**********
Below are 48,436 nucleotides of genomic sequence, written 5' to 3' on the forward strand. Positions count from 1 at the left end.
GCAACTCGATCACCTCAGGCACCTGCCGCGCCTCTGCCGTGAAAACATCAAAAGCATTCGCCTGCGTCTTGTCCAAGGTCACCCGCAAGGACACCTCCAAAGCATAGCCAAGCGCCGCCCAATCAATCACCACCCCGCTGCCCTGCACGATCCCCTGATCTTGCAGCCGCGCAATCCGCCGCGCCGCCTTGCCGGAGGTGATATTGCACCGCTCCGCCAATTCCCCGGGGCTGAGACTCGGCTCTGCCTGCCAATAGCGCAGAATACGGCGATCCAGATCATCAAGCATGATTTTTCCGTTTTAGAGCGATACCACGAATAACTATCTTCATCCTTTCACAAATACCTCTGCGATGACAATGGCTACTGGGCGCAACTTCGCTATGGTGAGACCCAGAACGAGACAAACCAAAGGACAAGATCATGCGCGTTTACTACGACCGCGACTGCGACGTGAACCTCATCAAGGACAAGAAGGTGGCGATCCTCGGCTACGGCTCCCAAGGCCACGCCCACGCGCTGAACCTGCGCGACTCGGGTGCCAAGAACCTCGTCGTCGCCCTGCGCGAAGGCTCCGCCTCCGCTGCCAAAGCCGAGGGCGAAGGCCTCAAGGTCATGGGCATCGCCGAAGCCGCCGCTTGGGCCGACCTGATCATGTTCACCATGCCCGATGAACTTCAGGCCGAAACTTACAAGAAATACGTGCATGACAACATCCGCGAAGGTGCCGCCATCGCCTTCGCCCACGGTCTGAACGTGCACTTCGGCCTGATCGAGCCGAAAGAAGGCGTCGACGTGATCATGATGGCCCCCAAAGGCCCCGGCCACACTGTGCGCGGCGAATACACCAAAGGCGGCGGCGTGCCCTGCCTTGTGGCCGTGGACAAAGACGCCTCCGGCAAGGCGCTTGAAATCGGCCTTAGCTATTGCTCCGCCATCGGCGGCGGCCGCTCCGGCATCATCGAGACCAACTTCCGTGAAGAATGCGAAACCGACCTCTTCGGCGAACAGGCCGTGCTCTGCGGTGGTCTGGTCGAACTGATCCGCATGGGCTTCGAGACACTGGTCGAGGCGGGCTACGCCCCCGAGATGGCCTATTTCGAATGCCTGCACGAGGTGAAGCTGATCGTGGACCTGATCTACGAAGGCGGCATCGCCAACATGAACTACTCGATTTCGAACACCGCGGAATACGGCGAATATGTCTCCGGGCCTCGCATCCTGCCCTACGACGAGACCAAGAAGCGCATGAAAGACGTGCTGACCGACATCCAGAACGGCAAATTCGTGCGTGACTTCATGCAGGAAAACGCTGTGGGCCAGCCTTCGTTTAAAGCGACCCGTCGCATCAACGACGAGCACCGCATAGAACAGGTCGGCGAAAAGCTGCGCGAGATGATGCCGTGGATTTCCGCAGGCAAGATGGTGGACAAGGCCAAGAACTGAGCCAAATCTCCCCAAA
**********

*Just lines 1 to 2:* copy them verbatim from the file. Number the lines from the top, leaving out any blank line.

Below are 48,436 nucleotides of genomic sequence, written 5' to 3' on the forward strand. Positions count from 1 at the left end.
GCAACTCGATCACCTCAGGCACCTGCCGCGCCTCTGCCGTGAAAACATCAAAAGCATTCGCCTGCGTCTTGTCCAAGGTCACCCGCAAGGACACCTCCAAAGCATAGCCAAGCGCCGCCCAATCAATCACCACCCCGCTGCCCTGCACGATCCCCTGATCTTGCAGCCGCGCAATCCGCCGCGCCGCCTTGCCGGAGGTGATATTGCACCGCTCCGCCAATTCCCCGGGGCTGAGACTCGGCTCTGCCTGCCAATAGCGCAGAATACGGCGATCCAGATCATCAAGCATGATTTTTCCGTTTTAGAGCGATACCACGAATAACTATCTTCATCCTTTCACAAATACCTCTGCGATGACAATGGCTACTGGGCGCAACTTCGCTATGGTGAGACCCAGAACGAGACAAACCAAAGGACAAGATCATGCGCGTTTACTACGACCGCGACTGCGACGTGAACCTCATCAAGGACAAGAAGGTGGCGATCCTCGGCTACGGCTCCCAAGGCCACGCCCACGCGCTGAACCTGCGCGACTCGGGTGCCAAGAACCTCGTCGTCGCCCTGCGCGAAGGCTCCGCCTCCGCTGCCAAAGCCGAGGGCGAAGGCCTCAAGGTCATGGGCATCGCCGAAGCCGCCGCTTGGGCCGACCTGATCATGTTCACCATGCCCGATGAACTTCAGGCCGAAACTTACAAGAAATACGTGCATGACAACATCCGCGAAGGTGCCGCCATCGCCTTCGCCCACGGTCTGAACGTGCACTTCGGCCTGATCGAGCCGAAAGAAGGCGTCGACGTGATCATGATGGCCCCCAAAGGCCCCGGCCACACTGTGCGCGGCGAATACACCAAAGGCGGCGGCGTGCCCTGCCTTGTGGCCGTGGACAAAGACGCCTCCGGCAAGGCGCTTGAAATCGGCCTTAGCTATTGCTCCGCCATCGGCGGCGGCCGCTCCGGCATCATCGAGACCAACTTCCGTGAAGAATGCGAAACCGACCTCTTCGGCGAACAGGCCGTGCTCTGCGGTGGTCTGGTCGAACTGATCCGCATGGGCTTCGAGACACTGGTCGAGGCGGGCTACGCCCCCGAGATGGCCTATTTCGAATGCCTGCACGAGGTGAAGCTGATCGTGGACCTGATCTACGAAGGCGGCATCGCCAACATGAACTACTCGATTTCGAACACCGCGGAATACGGCGAATATGTCTCCGGGCCTCGCATCCTGCCCTACGACGAGACCAAGAAGCGCATGAAAGACGTGCTGACCGACATCCAGAACGGCAAATTCGTGCGTGACTTCATGCAGGAAAACGCTGTGGGCCAGCCTTCGTTTAAAGCGACCCGTCGCATCAACGACGAGCACCGCATAGAACAGGTCGGCGAAAAGCTGCGCGAGATGATGCCGTGGATTTCCGCAGGCAAGATGGTGGACAAGGCCAAGAACTGAGCCAAATCTCCCCAAA